(5) Matthias, son of Annas, A.D. 42;
(6) Elionacus, son of Cantherus, A.D. 45;
(7) Ananias, A.D. 47;
(8) Ishmael, son of Phabi, A.D. 59.
The divine purpose of the book appears in its relation to the Gospel by the same author, and the relation of both to the glorious person of our Lord. This book must be considered primarily as a continuation of Luke’s Gospel concerning the one glorious person, our Lord Jesus Christ, in his saving relation to the whole human race—the Gospel telling us what Jesus began to do and teach until his ascension and exaltation to his mediatorial throne; Acts telling us what this glorious King continued to do and teach until his kingdom had extended from Jerusalem, the center of Judaism, to imperial Rome, the capital and center of the heathen world. The Gospel gives an account of the earth life of Jesus, while Acts gives an account of his heaven life.
The stress in both books is on the humanity of our Lord in his relation to the whole race of man, the Gospel, unlike Matthew, tracing his genealogy beyond Abraham, and even Noah, back to Adam; and unlike John, stressing less his antecedent deity, while Acts shows the risen, ascended man made both Lord and Christ, and reigning in heaven to carry out on earth and for all nations the purposes of his sacrificial death in Jerusalem, beginning, indeed, at Jerusalem, but extending to all nations.
We miss the mark in interpreting the book if we do not see this aim of the two books, set forth so plainly in Luke 24:44-48. “And he said unto them, These are my words which I spake unto you, while I was yet with you, that all things must needs be fulfilled, which are written in the law of Moses, and the prophets, and the psalms, concerning me. Then opened he their mind, that they might understand the scriptures; and he said unto them, Thus it is written, that the Christ should suffer, and rise again from the dead the third day; and that repentance and remission of sins should be preached in his name unto all the nations, beginning from Jerusalem. Ye are witnesses of these things.”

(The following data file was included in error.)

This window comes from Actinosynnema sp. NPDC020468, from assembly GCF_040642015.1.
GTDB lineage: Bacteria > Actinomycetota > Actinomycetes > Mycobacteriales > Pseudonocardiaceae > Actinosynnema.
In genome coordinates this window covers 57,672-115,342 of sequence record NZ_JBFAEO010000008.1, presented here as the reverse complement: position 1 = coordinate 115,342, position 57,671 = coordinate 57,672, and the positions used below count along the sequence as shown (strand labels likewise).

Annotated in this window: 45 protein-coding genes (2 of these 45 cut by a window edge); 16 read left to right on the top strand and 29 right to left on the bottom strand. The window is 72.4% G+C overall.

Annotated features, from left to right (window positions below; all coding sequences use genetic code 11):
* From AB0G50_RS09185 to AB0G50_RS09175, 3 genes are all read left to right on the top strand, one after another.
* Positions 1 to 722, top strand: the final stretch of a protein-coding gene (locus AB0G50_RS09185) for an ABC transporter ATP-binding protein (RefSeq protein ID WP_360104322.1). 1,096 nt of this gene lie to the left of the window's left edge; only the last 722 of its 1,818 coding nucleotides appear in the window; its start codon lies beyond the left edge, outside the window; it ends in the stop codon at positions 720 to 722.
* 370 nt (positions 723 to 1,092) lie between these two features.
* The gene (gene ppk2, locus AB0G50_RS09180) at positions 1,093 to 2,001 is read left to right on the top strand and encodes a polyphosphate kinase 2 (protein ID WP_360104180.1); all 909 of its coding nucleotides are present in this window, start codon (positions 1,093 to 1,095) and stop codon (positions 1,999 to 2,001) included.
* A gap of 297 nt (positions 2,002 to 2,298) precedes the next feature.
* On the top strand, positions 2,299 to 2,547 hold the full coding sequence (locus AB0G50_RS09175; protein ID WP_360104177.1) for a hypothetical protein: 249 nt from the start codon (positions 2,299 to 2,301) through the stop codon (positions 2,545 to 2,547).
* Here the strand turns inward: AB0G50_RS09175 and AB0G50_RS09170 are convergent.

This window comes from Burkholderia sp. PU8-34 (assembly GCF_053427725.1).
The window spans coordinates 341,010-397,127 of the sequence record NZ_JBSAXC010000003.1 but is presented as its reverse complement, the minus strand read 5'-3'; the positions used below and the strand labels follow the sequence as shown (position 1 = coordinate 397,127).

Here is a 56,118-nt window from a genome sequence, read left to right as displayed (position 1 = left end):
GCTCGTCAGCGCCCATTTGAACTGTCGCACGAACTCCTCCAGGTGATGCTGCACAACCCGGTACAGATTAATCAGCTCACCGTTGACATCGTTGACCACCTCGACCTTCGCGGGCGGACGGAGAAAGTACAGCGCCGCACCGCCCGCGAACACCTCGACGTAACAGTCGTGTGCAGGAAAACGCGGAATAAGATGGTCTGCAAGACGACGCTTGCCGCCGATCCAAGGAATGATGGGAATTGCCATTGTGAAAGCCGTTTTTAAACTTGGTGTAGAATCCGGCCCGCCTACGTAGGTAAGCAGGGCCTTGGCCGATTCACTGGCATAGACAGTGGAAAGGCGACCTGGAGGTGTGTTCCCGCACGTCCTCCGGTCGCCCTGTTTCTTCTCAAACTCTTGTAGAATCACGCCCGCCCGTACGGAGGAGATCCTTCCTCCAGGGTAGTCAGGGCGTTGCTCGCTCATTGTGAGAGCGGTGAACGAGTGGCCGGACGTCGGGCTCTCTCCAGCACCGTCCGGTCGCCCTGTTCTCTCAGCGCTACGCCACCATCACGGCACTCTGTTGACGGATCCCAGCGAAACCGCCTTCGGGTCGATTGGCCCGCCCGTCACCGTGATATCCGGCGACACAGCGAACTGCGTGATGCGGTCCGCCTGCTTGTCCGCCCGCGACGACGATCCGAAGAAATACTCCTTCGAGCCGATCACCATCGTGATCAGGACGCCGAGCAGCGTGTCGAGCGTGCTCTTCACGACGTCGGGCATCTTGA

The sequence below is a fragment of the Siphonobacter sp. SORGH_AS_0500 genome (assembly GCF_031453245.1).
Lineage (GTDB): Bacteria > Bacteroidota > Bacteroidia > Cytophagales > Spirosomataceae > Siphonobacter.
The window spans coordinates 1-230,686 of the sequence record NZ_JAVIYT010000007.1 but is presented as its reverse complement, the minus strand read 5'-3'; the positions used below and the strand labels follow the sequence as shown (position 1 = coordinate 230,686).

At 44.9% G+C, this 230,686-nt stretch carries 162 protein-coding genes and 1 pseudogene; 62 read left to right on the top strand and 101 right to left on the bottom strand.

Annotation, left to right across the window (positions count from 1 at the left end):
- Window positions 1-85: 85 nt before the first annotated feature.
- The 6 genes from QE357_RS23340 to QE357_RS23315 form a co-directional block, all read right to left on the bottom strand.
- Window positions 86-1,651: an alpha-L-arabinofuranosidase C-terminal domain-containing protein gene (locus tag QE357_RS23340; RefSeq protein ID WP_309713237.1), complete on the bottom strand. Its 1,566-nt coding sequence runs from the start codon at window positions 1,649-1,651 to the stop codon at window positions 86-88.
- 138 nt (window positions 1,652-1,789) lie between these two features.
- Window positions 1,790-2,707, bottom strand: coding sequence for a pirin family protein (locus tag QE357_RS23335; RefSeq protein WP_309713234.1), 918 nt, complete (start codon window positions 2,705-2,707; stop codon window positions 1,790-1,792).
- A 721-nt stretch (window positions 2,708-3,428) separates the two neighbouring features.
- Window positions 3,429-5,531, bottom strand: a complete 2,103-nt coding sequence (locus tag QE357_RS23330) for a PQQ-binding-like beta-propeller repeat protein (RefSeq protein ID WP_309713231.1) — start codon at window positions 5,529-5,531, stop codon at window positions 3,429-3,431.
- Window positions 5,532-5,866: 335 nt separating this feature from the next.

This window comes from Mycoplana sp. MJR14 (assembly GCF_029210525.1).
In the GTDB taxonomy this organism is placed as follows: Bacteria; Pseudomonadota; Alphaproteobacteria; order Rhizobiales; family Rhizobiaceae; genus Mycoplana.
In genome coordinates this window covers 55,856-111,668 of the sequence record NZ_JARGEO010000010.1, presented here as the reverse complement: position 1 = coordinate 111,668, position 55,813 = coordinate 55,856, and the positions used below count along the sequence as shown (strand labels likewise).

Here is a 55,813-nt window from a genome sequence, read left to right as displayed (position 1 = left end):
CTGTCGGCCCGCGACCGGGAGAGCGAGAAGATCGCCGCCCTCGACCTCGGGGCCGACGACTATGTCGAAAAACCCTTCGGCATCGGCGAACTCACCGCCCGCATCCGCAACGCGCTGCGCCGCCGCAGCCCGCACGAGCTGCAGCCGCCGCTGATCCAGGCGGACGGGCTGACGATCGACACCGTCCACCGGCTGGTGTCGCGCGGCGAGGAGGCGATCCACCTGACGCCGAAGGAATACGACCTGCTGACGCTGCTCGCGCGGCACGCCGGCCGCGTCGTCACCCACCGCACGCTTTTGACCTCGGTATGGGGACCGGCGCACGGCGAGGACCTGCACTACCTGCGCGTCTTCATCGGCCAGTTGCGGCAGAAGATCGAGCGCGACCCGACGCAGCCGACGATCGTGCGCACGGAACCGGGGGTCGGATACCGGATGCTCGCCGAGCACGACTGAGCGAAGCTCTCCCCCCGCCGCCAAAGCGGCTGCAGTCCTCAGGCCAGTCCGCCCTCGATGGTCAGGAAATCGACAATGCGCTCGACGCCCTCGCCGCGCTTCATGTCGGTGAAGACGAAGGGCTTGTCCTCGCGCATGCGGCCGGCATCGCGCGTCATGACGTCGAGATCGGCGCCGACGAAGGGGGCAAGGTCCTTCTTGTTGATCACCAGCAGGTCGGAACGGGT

It is reaffirmed in Acts 1:6-8. “They therefore, when they were come together, asked him, saying, Lord, dost thou at this time restore the kingdom to Israel? And he said unto them, It is not for you to know times or seasons, which the Father hath set within his own authority. But ye shall receive power, when the Holy Spirit is come upon you: and ye shall be my witnesses both in Jerusalem, and in all Judea and Samaria, and unto the uttermost part of the earth.” It is repeated in Peter’s Pentecostal sermon: “For to you is the promise, and to your children, and to all that are afar off, even as many as the Lord our God shall call unto him” (Acts 2:39), and abundantly evidenced in the freer preaching of Stephen, the wider work of Philip, and the startling commission to Paul at his conversion (Acts 9:15; 22:14-21; 26:16-18), and in the vision of the ark to Peter, followed by the reception of Cornelius, and in the preaching to the Greeks at Antioch: “But there were some of them, men of Cyprus and Cyrene, who, when they were come to Antioch, spake unto the Greeks also, preaching the Lord Jesus. And the hand of the Lord was with them: and a great number that believed turned unto the Lord” (Acts 11:20-21); in the sending out of Barabbas and Saul to the Gentile world (Acts 13:1-4); in the decision of the great question of salvation in Acts 15, preceded by the solemn giving of the hand of fellowship to the Gentile workers (Galatians 2:1-10); in the side-light settlement of an involved social question just after (Galatians 2:11-21); and in the devotion of the greater part of the book to the labors of the great Apostle to the Gentiles.